all competing for space and attention.
As day 1 of my walk draws to a close, the cliffs begin to shrink.
And the sun sets as I approach the rooftops of Dana Bay.
But down at water level, there's time for one extra, and certainly unplanned, meeting.
You can't not smile at that!
The southern right whale, a regular and very welcome visitor to this shore.
Between July and October, they come to shallow waters
along this southern coastline, attracting friends and fans wherever they appear.
Playful and communicative, they arrive each year, not normally alone, but in pairs.
They come to mate and calve, yet another wondrous life form attracted to this rich coastline.
They are just gorgeous creatures!
The next morning is a new chapter.
Day 2 starts with Willie ushering me straight onto the beach.
Such a contrast to yesterday, walking along the sand,
and this time the ocean's this close, whispering at your toes.
What a magnificent way to start day 2 of the walk.
The temptation on a beach like this is just too strong to resist.
This long and broad expanse of sand
lies 200 kilometres east of Cape Agulhas,
the southernmost tip of Africa and the point at which two oceans meet.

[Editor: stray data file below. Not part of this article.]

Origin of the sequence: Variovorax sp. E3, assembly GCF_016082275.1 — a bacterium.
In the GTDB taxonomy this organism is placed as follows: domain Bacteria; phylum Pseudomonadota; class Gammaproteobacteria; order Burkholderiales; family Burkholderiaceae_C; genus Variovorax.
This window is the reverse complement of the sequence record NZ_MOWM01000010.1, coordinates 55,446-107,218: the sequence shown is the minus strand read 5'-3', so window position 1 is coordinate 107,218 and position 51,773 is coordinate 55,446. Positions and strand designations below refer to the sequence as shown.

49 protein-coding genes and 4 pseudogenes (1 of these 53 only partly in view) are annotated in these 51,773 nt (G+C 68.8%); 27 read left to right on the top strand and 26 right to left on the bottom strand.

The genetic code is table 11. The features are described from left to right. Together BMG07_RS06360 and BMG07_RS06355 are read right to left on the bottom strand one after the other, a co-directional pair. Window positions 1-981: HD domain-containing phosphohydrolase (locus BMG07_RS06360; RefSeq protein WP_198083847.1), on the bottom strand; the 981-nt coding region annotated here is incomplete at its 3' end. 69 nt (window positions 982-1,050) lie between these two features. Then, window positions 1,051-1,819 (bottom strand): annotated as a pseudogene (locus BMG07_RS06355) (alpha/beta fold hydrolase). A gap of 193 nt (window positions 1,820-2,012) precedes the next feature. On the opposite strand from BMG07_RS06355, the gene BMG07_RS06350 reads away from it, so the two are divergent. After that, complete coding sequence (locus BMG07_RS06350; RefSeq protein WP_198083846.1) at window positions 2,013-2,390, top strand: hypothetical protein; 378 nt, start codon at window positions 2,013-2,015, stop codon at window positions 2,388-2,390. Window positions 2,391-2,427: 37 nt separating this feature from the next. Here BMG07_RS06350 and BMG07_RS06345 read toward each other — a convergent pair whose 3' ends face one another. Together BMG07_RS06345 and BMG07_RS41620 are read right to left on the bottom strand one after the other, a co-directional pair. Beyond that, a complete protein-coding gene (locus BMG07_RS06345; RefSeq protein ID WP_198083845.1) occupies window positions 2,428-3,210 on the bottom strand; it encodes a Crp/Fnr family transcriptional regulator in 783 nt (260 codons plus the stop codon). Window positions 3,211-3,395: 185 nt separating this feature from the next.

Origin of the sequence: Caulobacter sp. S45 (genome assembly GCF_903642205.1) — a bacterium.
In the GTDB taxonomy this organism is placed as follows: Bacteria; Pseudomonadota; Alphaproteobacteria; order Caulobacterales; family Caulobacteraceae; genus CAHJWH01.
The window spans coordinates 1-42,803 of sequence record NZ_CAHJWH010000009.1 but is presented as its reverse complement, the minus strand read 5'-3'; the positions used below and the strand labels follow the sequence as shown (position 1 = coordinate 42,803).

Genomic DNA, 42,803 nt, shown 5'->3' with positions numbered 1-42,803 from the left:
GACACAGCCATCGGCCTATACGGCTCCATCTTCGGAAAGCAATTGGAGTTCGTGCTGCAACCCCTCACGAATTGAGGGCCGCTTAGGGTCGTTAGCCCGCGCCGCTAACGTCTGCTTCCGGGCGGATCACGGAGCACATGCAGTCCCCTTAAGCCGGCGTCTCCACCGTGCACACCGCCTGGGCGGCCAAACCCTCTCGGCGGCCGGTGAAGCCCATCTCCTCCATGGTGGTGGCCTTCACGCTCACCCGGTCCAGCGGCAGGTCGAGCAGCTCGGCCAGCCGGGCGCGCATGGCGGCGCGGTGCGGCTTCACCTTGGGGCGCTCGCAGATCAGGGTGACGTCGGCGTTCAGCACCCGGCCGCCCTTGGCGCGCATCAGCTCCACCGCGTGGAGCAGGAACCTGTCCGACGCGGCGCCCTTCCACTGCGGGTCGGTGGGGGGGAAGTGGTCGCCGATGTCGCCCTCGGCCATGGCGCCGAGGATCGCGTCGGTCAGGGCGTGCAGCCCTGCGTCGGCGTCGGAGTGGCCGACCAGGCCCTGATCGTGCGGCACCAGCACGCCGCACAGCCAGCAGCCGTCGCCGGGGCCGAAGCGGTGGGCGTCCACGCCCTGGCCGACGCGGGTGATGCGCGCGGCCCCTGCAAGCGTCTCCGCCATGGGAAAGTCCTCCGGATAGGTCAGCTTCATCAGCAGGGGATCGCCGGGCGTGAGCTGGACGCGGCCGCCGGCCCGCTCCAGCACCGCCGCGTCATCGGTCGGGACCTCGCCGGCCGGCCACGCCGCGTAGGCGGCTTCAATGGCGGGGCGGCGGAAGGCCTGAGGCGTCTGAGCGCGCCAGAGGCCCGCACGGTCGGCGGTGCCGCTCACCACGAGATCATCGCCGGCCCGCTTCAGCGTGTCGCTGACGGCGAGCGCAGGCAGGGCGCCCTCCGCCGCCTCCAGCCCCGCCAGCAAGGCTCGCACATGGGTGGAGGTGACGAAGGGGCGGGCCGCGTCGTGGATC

This is the slightly warmer Indian Ocean.
Near Cape Town, of course, it's the Atlantic, which is freezing.
This is QUITE nippy!
Despite the popularity of the Garden Route
and an embarrassment of riches,
it's really very easy to find yourself utterly alone.
-Jools, I want to show you something here on the dunes..
-On the dunes?
These are some of the highest dunes on the Cape,
a picture-book scene of golden sand
that stands out against the fynbos and scrub around it.
The dunes are so big - up to 100 metres, in fact - that they're permanent structures.
The wind can do little to alter their size and shape.
And like the cave yesterday, they contain some secrets.
Long after Homo sapiens first introduced shellfish to their diet,